Police officers around the world employed as defense against dissent are responding to protesters with violence. From the massacres taking place in Syria and Tahrir, to pepper spraying students at UC Davis, to injuring veterans in Oakland…the brutal attempts to silence dissent are shocking. For Americans still living inside the “American Dream Democracy” bubble, it is almost incomprehensible to think of a country shooting and killing their own, simply for protesting against the ruling regime. Pop that bubble. It’s happening in America and has always happened.
The above video is from a student protest at CUNY on November 21, 2011. Students were protesting against proposed tuition increases. They were not allowed to attend the meeting about the proposal and were instead arrested for protesting. In addition, witnesses to the police state were told to leave.
Remember America was founded because of a protest against taxation with representation (a point of discussion I think we’ve returned to). Watch the videos and study the images of people being beaten, arrested, shot, and killed over what they are saying.
Is what they are saying so scary to the regime that it must be met with violence? Are breaking park rules a justification for police brutality? Is demanding a voice in the world you live in the wrong thing to say? Think about why dissent is so scary. Stop thinking about the “laws” being “broken” and the tents. Start questioning why protest isn’t being allowed.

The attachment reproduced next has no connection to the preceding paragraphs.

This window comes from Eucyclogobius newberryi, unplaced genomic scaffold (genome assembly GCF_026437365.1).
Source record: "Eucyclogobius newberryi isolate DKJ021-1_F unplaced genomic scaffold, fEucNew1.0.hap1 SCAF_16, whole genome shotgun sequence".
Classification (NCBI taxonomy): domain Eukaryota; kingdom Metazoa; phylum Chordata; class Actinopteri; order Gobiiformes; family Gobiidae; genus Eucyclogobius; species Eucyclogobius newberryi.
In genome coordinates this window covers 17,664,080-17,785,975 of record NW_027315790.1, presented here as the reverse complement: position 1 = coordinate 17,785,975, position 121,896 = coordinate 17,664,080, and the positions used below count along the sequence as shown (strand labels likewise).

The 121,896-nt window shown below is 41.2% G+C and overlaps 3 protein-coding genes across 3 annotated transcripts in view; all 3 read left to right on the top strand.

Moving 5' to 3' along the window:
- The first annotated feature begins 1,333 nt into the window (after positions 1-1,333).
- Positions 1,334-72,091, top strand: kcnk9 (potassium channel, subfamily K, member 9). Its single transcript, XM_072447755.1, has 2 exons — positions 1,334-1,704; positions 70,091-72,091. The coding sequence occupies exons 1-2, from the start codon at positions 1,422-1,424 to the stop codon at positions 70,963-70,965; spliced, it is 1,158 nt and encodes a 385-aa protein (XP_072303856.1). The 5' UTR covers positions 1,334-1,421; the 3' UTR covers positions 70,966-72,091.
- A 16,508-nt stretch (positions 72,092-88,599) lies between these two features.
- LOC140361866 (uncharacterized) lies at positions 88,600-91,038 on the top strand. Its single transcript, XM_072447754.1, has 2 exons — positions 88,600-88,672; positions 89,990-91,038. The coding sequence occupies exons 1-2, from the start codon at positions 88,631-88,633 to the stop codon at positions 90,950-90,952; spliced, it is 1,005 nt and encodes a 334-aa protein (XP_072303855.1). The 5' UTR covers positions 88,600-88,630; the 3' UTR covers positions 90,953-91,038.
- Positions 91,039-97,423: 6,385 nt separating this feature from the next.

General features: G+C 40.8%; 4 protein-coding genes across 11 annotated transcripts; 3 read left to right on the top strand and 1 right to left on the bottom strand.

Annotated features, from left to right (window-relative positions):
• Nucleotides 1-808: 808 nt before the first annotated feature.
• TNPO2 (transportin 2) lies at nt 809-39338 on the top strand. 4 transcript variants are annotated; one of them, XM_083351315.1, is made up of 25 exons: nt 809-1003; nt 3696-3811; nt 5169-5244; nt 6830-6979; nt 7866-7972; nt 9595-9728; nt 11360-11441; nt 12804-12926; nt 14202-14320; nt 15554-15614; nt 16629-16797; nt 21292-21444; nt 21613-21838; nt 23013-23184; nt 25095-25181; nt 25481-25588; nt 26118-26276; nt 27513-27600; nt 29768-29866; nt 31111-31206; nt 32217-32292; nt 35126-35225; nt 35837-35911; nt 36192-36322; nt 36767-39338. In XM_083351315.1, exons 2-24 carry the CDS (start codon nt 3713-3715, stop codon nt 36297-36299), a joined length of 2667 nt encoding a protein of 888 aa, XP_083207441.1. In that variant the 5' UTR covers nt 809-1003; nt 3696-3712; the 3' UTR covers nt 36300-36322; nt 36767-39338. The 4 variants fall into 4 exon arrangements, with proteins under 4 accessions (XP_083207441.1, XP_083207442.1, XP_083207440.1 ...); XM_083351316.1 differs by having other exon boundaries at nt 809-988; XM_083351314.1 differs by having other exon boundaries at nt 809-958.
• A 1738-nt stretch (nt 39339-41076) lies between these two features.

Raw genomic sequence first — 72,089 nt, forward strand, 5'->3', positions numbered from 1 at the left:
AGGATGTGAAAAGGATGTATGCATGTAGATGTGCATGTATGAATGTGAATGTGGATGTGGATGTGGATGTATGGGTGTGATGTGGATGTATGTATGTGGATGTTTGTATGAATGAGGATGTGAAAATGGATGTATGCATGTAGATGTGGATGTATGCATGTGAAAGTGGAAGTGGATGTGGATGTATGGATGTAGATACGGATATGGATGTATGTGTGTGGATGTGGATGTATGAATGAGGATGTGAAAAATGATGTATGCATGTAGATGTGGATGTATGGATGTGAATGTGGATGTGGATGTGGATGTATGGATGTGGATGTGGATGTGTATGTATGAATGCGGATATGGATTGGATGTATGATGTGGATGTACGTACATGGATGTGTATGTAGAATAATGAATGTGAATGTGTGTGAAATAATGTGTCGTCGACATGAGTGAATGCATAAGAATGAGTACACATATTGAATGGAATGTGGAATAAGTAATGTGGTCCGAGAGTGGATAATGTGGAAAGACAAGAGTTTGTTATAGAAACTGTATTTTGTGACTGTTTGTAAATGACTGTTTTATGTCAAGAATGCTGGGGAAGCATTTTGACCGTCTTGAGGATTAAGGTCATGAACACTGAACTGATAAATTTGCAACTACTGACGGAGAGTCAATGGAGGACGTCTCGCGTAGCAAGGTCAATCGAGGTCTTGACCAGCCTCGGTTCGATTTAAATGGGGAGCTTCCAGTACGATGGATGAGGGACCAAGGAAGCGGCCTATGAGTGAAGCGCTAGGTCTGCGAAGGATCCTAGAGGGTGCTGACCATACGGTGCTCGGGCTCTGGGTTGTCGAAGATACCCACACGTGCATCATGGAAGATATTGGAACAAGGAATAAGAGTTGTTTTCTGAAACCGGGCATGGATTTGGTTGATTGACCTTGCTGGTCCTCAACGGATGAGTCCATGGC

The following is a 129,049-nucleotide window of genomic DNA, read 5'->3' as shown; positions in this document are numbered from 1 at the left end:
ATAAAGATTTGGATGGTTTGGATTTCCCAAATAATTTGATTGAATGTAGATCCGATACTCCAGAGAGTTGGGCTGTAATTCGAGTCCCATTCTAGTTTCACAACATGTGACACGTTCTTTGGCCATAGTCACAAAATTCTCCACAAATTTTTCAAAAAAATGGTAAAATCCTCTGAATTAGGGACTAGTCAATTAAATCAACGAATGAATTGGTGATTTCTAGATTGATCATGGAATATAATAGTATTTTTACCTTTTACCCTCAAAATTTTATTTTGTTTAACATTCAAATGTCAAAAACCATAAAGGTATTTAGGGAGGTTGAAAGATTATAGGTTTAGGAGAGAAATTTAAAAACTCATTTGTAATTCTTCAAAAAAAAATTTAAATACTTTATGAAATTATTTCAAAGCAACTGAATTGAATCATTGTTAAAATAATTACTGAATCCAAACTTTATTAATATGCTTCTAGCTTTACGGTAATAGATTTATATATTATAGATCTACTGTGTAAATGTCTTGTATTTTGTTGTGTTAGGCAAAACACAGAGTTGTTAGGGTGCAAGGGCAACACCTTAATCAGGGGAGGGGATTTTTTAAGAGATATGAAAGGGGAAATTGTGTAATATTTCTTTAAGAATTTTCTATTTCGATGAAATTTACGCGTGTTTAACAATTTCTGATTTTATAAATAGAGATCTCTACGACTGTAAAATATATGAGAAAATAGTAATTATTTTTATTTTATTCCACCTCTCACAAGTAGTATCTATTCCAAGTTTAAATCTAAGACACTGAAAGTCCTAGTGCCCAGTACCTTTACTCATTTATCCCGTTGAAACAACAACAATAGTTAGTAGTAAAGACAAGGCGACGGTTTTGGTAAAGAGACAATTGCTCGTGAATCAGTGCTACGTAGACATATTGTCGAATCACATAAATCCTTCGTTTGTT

The right of free speech involves me shouting at the top of my lungs what I believe and listening to you shout at the top of yours what you believe; even if those two things are completely opposite. We have to respect each other’s rights to retain our own. We have to demand our rights when they are taken from us. We have to speak out when rights are taken away from others.
The death of Muammar Gaddafi brings freedom to Libya in symbol alone. Politicians speculate what comes after Gaddafi could be worse, people in Libya are concerned about the National Transitional Council, and the world waits to see if Libya will be a “friend” or “foe.” One way Libya and the rest of the world can measure the change is through the ideology endorsed by those in power. Rebels may have killed Gaddafi, but a tyrant is always more than the man himself.
Gaddafi used ideology to control the country for 42 years; he didn’t use violence alone. He printed The Green Book describing a true democracy, which is a democracy free of communism and capitalism. While the wealth of Libya did increase when Gaddafi took power (he demanded a larger percent from the oil companies) the results were not felt in mass (i.e. they didn’t trickle down). Gaddafi outlawed political dissent, employed informant groups, and limited who held power. His state controlled media guarded headlines, pictures, stories and videos making it easier for Gaddafi to wield power.
Violence outshines ideology because it is easier to comprehend. People can imagine a man being shot, but we have a hard time grasping our thought process and how it is constructed by what’s around us. We especially have a hard time admitting that our decision may have been made for us. Ideology is a long-term solution on how to maintain power. Gaddafi ruled Libya for 42 years making him the fourth longest ruling non-royal leader since 1900 and the longest ruling Arab ruler. Let’s talk about the violence, sure, but let’s mention Gaddafi’s other tactics of control and instilling fear. The state controlled media is a constant source of lies because it comes direct from the state.